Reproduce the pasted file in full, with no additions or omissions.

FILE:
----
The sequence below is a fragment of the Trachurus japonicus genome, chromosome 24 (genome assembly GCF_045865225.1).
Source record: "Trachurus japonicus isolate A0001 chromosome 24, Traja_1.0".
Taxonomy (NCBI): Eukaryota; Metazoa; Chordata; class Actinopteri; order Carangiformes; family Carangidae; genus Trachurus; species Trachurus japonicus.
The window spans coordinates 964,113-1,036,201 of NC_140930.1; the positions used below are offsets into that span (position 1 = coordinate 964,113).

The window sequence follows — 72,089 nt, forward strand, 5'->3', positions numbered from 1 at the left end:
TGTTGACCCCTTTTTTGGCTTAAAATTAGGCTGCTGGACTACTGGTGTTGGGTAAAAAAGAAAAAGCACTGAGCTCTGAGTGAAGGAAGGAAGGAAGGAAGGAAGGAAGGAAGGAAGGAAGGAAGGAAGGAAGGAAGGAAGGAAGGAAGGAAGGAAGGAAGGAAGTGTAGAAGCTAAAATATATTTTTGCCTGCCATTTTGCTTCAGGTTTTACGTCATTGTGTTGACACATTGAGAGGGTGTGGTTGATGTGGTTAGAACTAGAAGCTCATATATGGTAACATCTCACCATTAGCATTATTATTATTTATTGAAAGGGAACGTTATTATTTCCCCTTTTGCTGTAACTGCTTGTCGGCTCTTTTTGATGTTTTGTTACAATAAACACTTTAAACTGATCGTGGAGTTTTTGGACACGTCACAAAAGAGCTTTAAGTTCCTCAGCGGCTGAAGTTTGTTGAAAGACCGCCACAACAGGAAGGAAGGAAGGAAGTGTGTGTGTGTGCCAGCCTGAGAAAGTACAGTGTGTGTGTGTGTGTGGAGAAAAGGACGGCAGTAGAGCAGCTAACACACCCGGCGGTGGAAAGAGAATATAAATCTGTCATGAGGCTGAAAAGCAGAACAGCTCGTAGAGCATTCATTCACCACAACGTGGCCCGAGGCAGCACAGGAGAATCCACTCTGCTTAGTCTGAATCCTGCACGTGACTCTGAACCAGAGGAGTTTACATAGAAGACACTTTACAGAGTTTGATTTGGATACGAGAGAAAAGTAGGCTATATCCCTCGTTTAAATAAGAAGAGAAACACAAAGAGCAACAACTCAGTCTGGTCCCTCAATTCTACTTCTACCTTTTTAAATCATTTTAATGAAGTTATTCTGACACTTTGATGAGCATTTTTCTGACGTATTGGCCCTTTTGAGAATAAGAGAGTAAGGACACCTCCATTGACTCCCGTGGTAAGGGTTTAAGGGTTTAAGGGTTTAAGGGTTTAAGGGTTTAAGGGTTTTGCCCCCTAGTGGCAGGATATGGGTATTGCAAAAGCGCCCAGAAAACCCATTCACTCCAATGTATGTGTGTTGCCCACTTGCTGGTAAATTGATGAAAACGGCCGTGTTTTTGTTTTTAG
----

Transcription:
The sequence below is a fragment of the Trachurus japonicus genome, chromosome 24 (genome assembly GCF_045865225.1).
Source record: "Trachurus japonicus isolate A0001 chromosome 24, Traja_1.0".
Taxonomy (NCBI): Eukaryota; Metazoa; Chordata; class Actinopteri; order Carangiformes; family Carangidae; genus Trachurus; species Trachurus japonicus.
The window spans coordinates 964,113-1,036,201 of NC_140930.1; the positions used below are offsets into that span (position 1 = coordinate 964,113).

The window sequence follows — 72,089 nt, forward strand, 5'->3', positions numbered from 1 at the left end:
TGTTGACCCCTTTTTTGGCTTAAAATTAGGCTGCTGGACTACTGGTGTTGGGTAAAAAAGAAAAAGCACTGAGCTCTGAGTGAAGGAAGGAAGGAAGGAAGGAAGGAAGGAAGGAAGGAAGGAAGGAAGGAAGGAAGGAAGGAAGGAAGGAAGGAAGGAAGGAAGTGTAGAAGCTAAAATATATTTTTGCCTGCCATTTTGCTTCAGGTTTTACGTCATTGTGTTGACACATTGAGAGGGTGTGGTTGATGTGGTTAGAACTAGAAGCTCATATATGGTAACATCTCACCATTAGCATTATTATTATTTATTGAAAGGGAACGTTATTATTTCCCCTTTTGCTGTAACTGCTTGTCGGCTCTTTTTGATGTTTTGTTACAATAAACACTTTAAACTGATCGTGGAGTTTTTGGACACGTCACAAAAGAGCTTTAAGTTCCTCAGCGGCTGAAGTTTGTTGAAAGACCGCCACAACAGGAAGGAAGGAAGGAAGTGTGTGTGTGTGCCAGCCTGAGAAAGTACAGTGTGTGTGTGTGTGTGGAGAAAAGGACGGCAGTAGAGCAGCTAACACACCCGGCGGTGGAAAGAGAATATAAATCTGTCATGAGGCTGAAAAGCAGAACAGCTCGTAGAGCATTCATTCACCACAACGTGGCCCGAGGCAGCACAGGAGAATCCACTCTGCTTAGTCTGAATCCTGCACGTGACTCTGAACCAGAGGAGTTTACATAGAAGACACTTTACAGAGTTTGATTTGGATACGAGAGAAAAGTAGGCTATATCCCTCGTTTAAATAAGAAGAGAAACACAAAGAGCAACAACTCAGTCTGGTCCCTCAATTCTACTTCTACCTTTTTAAATCATTTTAATGAAGTTATTCTGACACTTTGATGAGCATTTTTCTGACGTATTGGCCCTTTTGAGAATAAGAGAGTAAGGACACCTCCATTGACTCCCGTGGTAAGGGTTTAAGGGTTTAAGGGTTTAAGGGTTTAAGGGTTTAAGGGTTTTGCCCCCTAGTGGCAGGATATGGGTATTGCAAAAGCGCCCAGAAAACCCATTCACTCCAATGTATGTGTGTTGCCCACTTGCTGGTAAATTGATGAAAACGGCCGTGTTTTTGTTTTTAG